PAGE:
Jul 7, 2017

It seems like a great idea, and rather simple, on the surface: the D.C. City Council, spurred by Councilman-at-Large Robert White, introduced a bill creating an “Office of Affordable Housing Task Force” back in May as a way to explore the use of vacant commercial space as apartment style homes.  The goal is to somehow make a dent in the city’s affordable housing crunch. You can read the full bill here and see where it is in the process.  At the moment, no public hearing has been scheduled to solicit public input on the subject.

There are signs of community support for the plan, but it depends on which part of the city knows about it and who is talking about it. The Foggy Bottom and West End Neighborhood Advisory Commission recently announced its support for the bill, and asked for “more flexibility” in converting office space to apartment rental space.

Initially this sounds like a plan that could benefit the city in a big way. Converting vacant office space into living spaces means more space to live in.  But there are too many questions that still need answers: is this bill addressing affordable housing in the District or is it simply addressing a growing space problem?  More importantly: Affordable housing and affordable living are two differing concepts, and so which aspect of the residential crisis is the bill truly resolving? Affordable housing might be great for new middle-class and largely Millennial (and white) professionals who’ve been feeling the squeeze on their pocketbooks lately due to the skyrocketing cost of living in the District. That doesn’t necessarily address the challenges of low-income individuals and families in the District.  So, it’s only natural ANC groups in more affluent parts of the city agree with the bill since it means some cost savings for them. But for underserved residents, does this bill address the choice many residents are making between unaffordable rent and homelessness?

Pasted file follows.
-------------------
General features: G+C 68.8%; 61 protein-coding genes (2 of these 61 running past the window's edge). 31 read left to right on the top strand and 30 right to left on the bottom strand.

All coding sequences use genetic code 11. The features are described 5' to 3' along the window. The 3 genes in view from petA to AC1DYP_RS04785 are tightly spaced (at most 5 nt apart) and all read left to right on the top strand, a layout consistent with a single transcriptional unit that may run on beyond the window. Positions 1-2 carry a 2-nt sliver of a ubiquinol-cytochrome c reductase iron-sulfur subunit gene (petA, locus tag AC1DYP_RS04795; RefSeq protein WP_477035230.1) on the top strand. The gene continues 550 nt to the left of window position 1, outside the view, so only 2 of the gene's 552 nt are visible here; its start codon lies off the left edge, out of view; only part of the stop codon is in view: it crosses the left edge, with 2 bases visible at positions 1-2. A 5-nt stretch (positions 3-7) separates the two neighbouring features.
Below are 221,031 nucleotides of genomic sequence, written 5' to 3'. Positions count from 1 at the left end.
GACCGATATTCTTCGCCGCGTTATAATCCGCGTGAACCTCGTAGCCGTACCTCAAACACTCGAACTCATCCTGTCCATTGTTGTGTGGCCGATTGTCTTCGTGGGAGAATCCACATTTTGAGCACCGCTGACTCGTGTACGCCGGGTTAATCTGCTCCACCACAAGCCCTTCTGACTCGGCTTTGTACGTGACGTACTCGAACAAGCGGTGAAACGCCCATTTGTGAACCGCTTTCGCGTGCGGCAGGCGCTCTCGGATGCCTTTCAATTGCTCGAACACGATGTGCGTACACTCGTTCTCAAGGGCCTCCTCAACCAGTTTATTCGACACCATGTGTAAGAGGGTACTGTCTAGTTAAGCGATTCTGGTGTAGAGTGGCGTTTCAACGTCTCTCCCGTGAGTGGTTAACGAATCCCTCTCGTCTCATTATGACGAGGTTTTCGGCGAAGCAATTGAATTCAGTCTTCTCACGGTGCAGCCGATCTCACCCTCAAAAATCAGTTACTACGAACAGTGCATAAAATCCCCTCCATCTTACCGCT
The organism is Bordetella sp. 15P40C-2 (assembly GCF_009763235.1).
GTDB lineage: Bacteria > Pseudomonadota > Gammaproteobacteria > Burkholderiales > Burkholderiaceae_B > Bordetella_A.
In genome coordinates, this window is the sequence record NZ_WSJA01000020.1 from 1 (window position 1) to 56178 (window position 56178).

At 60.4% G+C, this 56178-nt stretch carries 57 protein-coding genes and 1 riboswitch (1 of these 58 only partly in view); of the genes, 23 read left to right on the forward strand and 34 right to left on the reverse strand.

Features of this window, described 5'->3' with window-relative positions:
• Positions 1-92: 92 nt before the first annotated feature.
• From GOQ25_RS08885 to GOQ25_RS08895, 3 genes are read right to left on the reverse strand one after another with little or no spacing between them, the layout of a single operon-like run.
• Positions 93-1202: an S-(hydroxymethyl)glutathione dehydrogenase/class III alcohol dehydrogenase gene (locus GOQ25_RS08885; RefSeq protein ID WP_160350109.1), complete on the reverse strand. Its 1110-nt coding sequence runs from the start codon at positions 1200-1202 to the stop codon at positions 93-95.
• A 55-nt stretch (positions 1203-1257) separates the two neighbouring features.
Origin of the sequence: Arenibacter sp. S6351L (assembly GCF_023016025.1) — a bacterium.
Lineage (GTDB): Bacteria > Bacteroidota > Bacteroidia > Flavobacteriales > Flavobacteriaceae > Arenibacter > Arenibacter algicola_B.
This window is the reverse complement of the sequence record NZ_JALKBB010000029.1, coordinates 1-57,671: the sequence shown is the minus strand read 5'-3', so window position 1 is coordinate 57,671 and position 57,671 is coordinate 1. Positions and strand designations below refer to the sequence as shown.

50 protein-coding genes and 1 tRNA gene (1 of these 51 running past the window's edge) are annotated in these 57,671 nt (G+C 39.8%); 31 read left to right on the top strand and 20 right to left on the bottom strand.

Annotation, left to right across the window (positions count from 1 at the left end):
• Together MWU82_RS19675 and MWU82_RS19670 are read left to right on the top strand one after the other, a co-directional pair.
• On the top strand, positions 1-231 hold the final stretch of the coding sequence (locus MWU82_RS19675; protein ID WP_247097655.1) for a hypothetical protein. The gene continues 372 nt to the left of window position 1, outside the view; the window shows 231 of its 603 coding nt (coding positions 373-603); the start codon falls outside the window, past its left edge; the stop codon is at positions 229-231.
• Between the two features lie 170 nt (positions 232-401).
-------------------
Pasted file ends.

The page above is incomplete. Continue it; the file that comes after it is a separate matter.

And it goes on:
Who is the target market for the new homes generated from office space? Will millennial professionals be who are having difficulty commuting to work be catered to or will it be the wealthier class simply finding a new way to generate revenue?

According to, without rent, a single person’s monthly expenses on average are $1,107. Rent per month has increased in the district to between $1,644 and $2,200 for one bedroom apartments. In a scenario where office buildings are converted, how much lower will the housing be? Within four months of its formation, the Affordable Housing Task Force will have to determine if the usage of office space will help address DC’s affordable housing crisis. First let’s find out what is affordable housing and what is affordable living.

Gentrification has generated both positive and negative lasting effects on the community. According to Washington Business Journal, office-to-apartment retrofits are starting to happen across the country, but they are not happening quickly enough. No one has taken the lead. In the district the fiscal diversity rivals the ethnic diversity, so ultimately who will benefit from the refurbished office space the most? Is it just focused on the urban professionals who want to move into the city but find it unaffordable, or will it truly increase the quality of life for vulnerable residents in the District? Lots of questions. Hopefully the Council schedules a hearing soon to help us answer them.